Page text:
Among the strong points exploited towards this end were that the proposed system will be able to handle issues such as improving client requests through an improved order process system, statement enquiries, and status monitoring. It is foreseen that this will eventually improve employee productivity while promoting client satisfaction leading to the overall profitability at Ben Foods Ltd.

Conclusively, the proposed online ERP website brings many benefits to Ben Foods Ltd. With this advantage, the stakeholders of the system will gain more confidence in the use of the system to streamline their operations and management processes.

Further Work

Currently, the online ERP website is completed and successful. There remain areas of improvement for this project. Based on the overall project time constraint, some of the enhancements cannot be incorporated into the system. I have therefore identified various areas for improvement should such a chance arise in future. Currently the developed system runs on Microsoft Access 2007/2010 as the database platform. This is considered a lightweight relational database management system unlike high-end database systems implemented using platforms such as Oracle 12i or MySQL.

It is likely that as Ben Foods Ltd eventually recoups from the investment of the online ERP website, they will be able to raise funds to migrate to a more powerful backend database platform implemented using Oracle / MySQL or any other heavy duty relational database management system because the workload for the organization is going to take an up turn.

Therefore, a future consideration for Ben Foods Ltd would be migration from Microsoft Access 2007/2010 as their database platform to MySQL /Oracle. The system may also in future develop a versatile user logon system that can authenticate and register user accounts making use of the available Microsoft Active Directory Server. The system will ensure that when a user logs on to the online ERP website, their account is authenticated using Active Directory server. This will help secure the system further while providing a centralized user account maintenance and management policy based on the Active Directory server operation. There is also no limit to device interconnectivity. As long as a proper security policy is in place, providing data security, this system can also be able to provide porting services for other devices such as mobile phones or portable digital assistants (PDAs). This is likely to expand system accessibility even to places where the desktop or laptop computers are unavailable.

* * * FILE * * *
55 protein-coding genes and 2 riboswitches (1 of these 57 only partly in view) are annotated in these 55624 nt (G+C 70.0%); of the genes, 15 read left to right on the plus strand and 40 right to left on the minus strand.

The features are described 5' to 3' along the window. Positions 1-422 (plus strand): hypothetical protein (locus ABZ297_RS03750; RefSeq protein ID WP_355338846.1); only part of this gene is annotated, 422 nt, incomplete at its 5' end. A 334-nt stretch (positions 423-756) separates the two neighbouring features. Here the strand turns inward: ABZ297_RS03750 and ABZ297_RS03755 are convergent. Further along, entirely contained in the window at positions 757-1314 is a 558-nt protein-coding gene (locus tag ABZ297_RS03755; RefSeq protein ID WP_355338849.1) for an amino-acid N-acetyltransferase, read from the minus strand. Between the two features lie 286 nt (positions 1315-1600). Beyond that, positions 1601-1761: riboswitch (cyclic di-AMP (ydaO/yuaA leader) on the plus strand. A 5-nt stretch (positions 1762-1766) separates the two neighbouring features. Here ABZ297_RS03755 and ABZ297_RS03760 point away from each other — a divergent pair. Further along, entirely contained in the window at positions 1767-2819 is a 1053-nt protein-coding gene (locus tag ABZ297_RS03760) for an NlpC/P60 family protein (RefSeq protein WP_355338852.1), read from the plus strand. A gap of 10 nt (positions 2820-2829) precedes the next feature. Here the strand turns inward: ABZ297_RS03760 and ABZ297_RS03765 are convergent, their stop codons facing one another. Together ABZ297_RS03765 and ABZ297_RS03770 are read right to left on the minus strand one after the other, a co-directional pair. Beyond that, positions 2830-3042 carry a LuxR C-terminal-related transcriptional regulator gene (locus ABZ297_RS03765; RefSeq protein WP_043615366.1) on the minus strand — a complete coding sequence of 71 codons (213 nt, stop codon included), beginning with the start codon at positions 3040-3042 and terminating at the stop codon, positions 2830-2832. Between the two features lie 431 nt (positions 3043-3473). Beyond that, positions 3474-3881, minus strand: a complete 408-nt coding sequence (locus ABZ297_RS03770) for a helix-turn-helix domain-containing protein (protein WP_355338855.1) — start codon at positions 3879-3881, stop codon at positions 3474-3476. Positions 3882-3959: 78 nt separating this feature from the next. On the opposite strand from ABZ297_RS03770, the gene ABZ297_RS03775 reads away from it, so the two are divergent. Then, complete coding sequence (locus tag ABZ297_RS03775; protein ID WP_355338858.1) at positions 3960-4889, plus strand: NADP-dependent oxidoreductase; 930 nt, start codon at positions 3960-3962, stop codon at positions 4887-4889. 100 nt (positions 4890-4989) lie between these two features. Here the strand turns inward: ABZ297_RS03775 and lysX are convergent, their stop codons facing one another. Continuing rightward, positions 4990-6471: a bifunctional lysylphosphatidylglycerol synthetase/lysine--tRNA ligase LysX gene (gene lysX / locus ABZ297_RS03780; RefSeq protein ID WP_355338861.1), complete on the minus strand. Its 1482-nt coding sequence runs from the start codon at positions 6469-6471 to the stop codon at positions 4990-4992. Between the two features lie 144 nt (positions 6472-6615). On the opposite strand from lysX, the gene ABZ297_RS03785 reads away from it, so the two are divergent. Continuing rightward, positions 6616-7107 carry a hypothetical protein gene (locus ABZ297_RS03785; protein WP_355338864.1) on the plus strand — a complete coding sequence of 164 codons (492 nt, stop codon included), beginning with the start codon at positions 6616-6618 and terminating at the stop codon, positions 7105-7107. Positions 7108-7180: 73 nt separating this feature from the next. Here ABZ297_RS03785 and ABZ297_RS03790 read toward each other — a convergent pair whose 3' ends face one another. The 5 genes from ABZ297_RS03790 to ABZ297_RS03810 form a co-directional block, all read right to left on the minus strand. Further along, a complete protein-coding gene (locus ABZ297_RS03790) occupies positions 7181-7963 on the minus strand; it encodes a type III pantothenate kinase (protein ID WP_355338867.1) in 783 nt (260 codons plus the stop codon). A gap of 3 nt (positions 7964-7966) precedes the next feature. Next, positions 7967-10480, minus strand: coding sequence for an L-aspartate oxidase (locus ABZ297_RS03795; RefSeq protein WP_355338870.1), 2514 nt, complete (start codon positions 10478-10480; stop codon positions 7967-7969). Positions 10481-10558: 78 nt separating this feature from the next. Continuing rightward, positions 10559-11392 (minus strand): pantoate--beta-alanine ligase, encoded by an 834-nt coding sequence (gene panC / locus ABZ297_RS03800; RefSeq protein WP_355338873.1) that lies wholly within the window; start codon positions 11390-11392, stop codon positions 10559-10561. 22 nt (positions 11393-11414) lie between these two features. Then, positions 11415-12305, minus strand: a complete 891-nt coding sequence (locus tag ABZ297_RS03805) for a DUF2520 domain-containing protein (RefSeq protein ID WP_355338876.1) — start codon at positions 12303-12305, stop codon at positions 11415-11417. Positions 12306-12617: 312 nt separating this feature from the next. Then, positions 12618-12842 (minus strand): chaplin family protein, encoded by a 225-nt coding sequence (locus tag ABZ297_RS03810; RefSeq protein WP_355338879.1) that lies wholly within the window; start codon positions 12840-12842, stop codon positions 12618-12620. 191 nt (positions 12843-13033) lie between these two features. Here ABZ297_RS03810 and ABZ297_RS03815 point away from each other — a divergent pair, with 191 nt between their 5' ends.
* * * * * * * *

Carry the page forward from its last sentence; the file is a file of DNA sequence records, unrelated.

The system should be able to support mobile phone linking and allow the mobile phone owner to interact with the system through short messages through the short message services (SMS). In this way, the user can activate response from the database by simply dialing a few digits. These digits can be interpreted as a query request by the server and processed and send back to the particular mobile phone as a response. Take for example price lists for different products that can have a trigger code that causes the database to respond by sending the complete list of product prices to the mobile phone user. The SMS could still be used to indicate to users their current order processing status enabling them to make adjustments if necessary. The online ERP website can also provide links to other related service providers especially in areas where Ben Foods Ltd cannot effectively cover, areas such as Africa, Middle East and parts of North America. This entirely means that the ERP website should be able to actively collect and store similar product and service outlets found around the globe (Wallace and Kremzar 2001). By establishing contact with such outlets, Ben Foods Ltd can enter a working partnership to effectively expand their coverage eventually increasing their profitability.